Lunches and dinners, meanwhile, take place down at the ranch’s main building. Laurence and Bob will ordinarily join their guests, and the food is something they enjoy. If any of the family have been out hunting, guests might get a chance to try whatever has been shot. Fortunately, our stay has come just after elk season and one evening we get to try it as super-fresh steak.
Itineraries are not provided – everything, it seems, is flexible. Or almost everything – hunting on the property (and across America) is tightly regulated, so unless you have gone through the expense and complication of arranging hunting tags for your chosen quarry ahead of time, that won’t be an option. The Kaplans have their own supply and make the most of them each year.
I can’t help thinking that if all gun ownership were like this, America would have far fewer problems. The Kaplans have guns to kill animals, some for sport and sustenance, some because they are pests.
But still, they do own several guns, and they have clear views to every horizon. Over breakfast one morning, my brother and I solemnly agree that when the zombie apocalypse starts, we’ll probably hole-up in Red Reflet. Even if we don’t fire a single shot, it’ll be a tremendous pleasure to work our way through its extraordinary larder, among other things.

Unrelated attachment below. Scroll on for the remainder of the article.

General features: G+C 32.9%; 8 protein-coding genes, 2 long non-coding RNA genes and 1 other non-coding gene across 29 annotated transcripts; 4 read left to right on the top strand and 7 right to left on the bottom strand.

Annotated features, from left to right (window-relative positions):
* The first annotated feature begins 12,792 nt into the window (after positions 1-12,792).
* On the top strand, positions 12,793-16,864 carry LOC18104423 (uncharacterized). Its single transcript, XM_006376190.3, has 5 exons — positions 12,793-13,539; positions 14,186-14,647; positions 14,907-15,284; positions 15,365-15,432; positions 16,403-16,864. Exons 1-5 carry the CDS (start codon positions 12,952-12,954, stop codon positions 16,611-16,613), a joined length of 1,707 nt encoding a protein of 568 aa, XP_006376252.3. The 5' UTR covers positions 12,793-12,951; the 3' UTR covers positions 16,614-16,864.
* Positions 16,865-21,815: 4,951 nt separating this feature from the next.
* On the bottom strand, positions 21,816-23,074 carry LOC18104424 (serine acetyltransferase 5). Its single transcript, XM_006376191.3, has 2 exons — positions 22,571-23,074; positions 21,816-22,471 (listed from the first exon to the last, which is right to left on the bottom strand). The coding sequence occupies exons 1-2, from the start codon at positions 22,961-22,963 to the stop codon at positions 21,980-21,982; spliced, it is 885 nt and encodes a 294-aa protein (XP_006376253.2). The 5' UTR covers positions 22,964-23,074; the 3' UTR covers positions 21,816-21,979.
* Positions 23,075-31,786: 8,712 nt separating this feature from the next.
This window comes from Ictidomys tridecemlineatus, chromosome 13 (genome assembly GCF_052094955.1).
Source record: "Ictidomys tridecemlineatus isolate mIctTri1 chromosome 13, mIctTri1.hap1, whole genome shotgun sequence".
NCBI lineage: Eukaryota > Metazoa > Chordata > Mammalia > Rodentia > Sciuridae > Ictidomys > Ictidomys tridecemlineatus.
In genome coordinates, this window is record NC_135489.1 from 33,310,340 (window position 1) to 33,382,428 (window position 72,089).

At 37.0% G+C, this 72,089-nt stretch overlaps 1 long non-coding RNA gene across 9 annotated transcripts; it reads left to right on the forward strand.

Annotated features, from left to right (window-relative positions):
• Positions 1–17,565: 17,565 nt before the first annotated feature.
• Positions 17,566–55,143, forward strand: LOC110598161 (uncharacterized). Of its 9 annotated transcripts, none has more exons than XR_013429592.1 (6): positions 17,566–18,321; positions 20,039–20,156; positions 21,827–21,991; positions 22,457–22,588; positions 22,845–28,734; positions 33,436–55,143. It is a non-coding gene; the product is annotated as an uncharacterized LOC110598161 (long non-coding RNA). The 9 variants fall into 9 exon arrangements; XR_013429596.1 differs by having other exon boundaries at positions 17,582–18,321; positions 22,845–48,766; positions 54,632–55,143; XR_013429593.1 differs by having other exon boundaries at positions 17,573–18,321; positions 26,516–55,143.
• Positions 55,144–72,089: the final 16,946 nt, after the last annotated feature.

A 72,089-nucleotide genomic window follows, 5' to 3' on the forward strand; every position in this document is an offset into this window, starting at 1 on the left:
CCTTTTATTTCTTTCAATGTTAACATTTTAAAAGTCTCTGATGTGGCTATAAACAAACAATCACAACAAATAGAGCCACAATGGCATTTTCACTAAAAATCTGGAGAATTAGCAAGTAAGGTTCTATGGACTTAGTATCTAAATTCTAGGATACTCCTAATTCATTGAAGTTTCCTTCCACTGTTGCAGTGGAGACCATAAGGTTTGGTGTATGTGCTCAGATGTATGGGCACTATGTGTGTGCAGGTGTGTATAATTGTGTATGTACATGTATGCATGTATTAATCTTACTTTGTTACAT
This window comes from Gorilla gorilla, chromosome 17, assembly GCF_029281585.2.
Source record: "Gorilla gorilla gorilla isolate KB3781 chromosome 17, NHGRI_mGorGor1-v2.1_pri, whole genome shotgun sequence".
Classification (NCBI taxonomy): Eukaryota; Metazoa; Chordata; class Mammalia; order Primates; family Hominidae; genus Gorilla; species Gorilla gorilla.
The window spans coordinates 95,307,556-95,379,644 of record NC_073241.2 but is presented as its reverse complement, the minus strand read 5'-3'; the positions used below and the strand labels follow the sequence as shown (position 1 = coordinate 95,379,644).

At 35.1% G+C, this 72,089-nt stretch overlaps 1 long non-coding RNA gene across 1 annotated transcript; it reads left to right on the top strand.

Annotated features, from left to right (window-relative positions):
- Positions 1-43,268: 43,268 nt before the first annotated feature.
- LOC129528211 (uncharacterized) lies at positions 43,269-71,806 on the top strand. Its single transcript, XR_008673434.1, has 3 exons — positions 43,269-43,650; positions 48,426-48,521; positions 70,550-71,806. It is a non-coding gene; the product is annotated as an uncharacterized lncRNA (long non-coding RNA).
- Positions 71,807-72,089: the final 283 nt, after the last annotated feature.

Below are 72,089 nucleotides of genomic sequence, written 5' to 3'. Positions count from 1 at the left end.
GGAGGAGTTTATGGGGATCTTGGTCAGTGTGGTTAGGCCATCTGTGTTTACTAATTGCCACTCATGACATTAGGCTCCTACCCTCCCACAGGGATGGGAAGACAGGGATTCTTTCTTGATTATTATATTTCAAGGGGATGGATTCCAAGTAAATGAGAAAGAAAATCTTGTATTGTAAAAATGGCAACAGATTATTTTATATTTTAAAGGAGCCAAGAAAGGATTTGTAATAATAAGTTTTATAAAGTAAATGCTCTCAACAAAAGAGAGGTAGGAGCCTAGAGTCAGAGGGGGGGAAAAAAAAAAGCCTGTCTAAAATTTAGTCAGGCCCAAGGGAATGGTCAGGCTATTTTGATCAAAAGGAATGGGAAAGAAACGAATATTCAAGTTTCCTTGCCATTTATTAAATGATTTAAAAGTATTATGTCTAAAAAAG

Exploring the surroundings
To prep for this impossible future, Jack and I decide to explore as much of the property as we can on our quad bikes. Available to all guests, we take them on the first day and leave the car at our chalet. We then use the smaller vehicles to drive to and from lunches and dinner, to the stables, and to the shooting range. Mostly, though, we just use them to explore the 150km of trails around the vast property. Inevitably, there is a lot of racing. At least it felt vast to us, a pair of Brits. In Wyoming terms, Red Reflet is relatively petite. To put it in context, when a mega-ranch elsewhere in the state had a fire, an area the size of Red Reflet was burnt.
The nearest highway or strip mall is more than 100km away; the only airport round these parts is the airstrip on the ranch from which the Kaplans fly their private jet. All that space, this profound remoteness is, of course, part of the Wild West ideal. This was not lost on the producers of long-running Western drama Longmire starring Robert Tayor, which was filmed very nearby. You might not spend your time trying to lasso steers on this ranch, but you certainly get time to appreciate the surroundings.
The closest town is Ten Sleep, so named because it once marked the halfway point of a 20-day journey between large Native American camps. From here, it’s a short drive to the modern-day Wind River Indian Reservation.
The world's most interesting (and conservation-focused) wildlife trips for 2018
Transformative travel: life-changing trips for 2018
12 new UAE flight routes for 2018
There’s not a whole lot going on in Ten Sleep, and it’s quite hard to decide whether or not what’s there has been created for tourists or because the residents prefer it this way; two bars sandwich a gun shop on Main Street. Fewer than 300 people live here, but they seem fairly delighted to receive visitors.
And we’re happy to be there, and to say hello, but the Sun is setting, and the hot tub probably should not be left alone too long.